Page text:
Canal Walks
"the loveliest inland waterway in England"
That's how somebody once described the Regent's Canal. And considering that there are thousands of miles of "inland waterways" in this country, well that's some title.
 
 
Anyway, this is an invitation to come along one Sunday afternoon* and explore it with us. You'll be glad you did. Everything slows right down. To 18th-century speeds. There are no cars, indeed, no speedboats on the canal. It's often leafy. It's tranquil. It's a London "dimension"you just don't get to see normally. You're looking at the back of houses that you'll only ever have seen from the front before (assuming that you're a Londoner and you've perhaps moved through some of the streets in a neighbourhood lucky enough to be blessed with a canal). There are piquant little delights: some of the houses, for example, have tiny landing stages where their garden meets the canal. Tiny landing stages with, yes, a little boat moored there.
 
And there's – how shall I put this? – a certain towpath cameraderie. A narrowboat chugs by from time to time, people wave and say hello. I think there's probably an intuitive recognition that, "hey, we're far from the madding crowd – and isn't it great". Ergo the knowing friendliness: "we're the elect, we've found this place, we've left the rat race behind."
 
What else? Well, the canal and towpath – especially when they're canopied over with mature plane trees – can be out-of-a-painting beautiful. And even when they're not beautiful – when you're into 19th-century industrial archaeology and territory – they're always interesting.
 
Takes a special kind of guide as well. All the London Walks canal guides are IWA members. (The acronym stands for Inland Waterways Association.) They're boat owners. They've plied these waters for years. Mark Twains of London, in other words! And that's what you want because what that means is they know their stuff, they see and point out fascinating tidbits – "horse dips", for example (and no, I'm not going to say more – you're going to have to go on a canal walk to have that bit of a canal and that bit of the long ago past opened up for you properly – out there – rather than here, on the computer screen) – that you and I would just never see off our own bat.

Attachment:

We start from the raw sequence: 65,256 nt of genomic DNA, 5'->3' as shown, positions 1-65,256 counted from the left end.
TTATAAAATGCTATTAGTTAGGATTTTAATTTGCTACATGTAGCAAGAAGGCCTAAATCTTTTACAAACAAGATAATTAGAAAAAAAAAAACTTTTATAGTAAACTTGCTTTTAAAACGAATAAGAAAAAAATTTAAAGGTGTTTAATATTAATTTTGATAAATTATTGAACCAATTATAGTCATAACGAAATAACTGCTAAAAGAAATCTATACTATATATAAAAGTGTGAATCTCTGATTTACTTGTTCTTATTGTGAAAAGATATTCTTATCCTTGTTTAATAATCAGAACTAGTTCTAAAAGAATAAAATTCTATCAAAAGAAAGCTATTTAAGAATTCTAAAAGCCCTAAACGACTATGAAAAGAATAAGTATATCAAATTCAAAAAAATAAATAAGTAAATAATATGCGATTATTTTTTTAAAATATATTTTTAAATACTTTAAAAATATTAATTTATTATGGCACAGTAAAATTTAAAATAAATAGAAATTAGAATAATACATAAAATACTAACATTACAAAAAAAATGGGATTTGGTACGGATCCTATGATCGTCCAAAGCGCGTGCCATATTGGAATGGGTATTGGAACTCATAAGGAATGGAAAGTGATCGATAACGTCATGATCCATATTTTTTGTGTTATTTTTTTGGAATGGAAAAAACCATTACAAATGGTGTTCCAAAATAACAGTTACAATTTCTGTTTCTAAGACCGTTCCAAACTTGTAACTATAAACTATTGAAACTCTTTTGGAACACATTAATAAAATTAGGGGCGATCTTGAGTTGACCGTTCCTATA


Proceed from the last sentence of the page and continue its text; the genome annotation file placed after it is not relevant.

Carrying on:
And get this – they donate their share of the gate to the IWA! So theirs really is a labour of love. So when you go on a Regent's Canal Walk, well, full marks to you, because you're also doing your bit to keep one of London's most beautiful and interesting "elements" in good health and good working order. To say nothing of good trim.
 
We've got about half a dozen canal walks. We do the whole of the Regent's Canal. It's a good few miles long – from Little Venice to Limehouse – and so we've broken it up into four "sections". You get right stuck in, in other words – do all four of the walks – you will have walked the entire length of the Regent's Canal.
 
In addition, there's one that explores up the Grand Union Canal to Kensal Green and Cemetery. And one that "does" the Paddington Arm. Fascinating that one. It's like a miniature Docklands. Extraordinary mix of the long ago old and the day after tomorrow. Some of that new architecture down there – well, it's like tracer fire.
 
And, finally, the Bow Back Rivers & 2012 Games walk. The BBR is astonishing all by itself. You've got the River Lea but to that you have to add a complex of canals. And to that, now, you have to add 2012. Well, you can imagine. Makes for a very special walk indeed.
 
Now when do they happen? You might not have picked up on this but in fact there's a "pattern" to the Canal Walks strand of the London Walks programme. Basically, the first and third Sunday at 2.30 pm From the Repertory Walk is the preserve of the Canal Walk team. It's not lockstep. Very very occasionally the pattern will be broken. The classic example is the Canalways Cavalcade Weekend in May. If that's not a first or third weekend, Roger, who heads up the IWA team of guides, will put in for – and he always gets it! – the 2.30 pm slot on the Sunday afternoon of the Canalways Cavalcade Weekend. How could it be otherwise because the Cavalcade is the Regatta of London's canals and canal people and indeed canal vessels. And they're all there – it's an extravaganza of colour and shapes and hail fellow well met-ness!
 
But that's the exception that proves the rule. For the most part, to get squared away with the London Walks Canal Walks programme, all you have to do is go here – to the list of Sunday Afternoon at 2.30 pm Tours du Jour! The 2.30 pm From the Repertory Walks on Sunday afternoon. Once you pull in there just scroll down and look for the first and third Sunday afternoons in any given month.
 
And the joker in the pack: we usually do one extra one over the Christmas Season. Either on Boxing Day or New Year's Day. You'll be able track that one down in the Special Walks section.
 
There are "blurbs" – write-ups – for several of the Regent's Canal Walks. You can find them here – in the From the Repertory Walks page.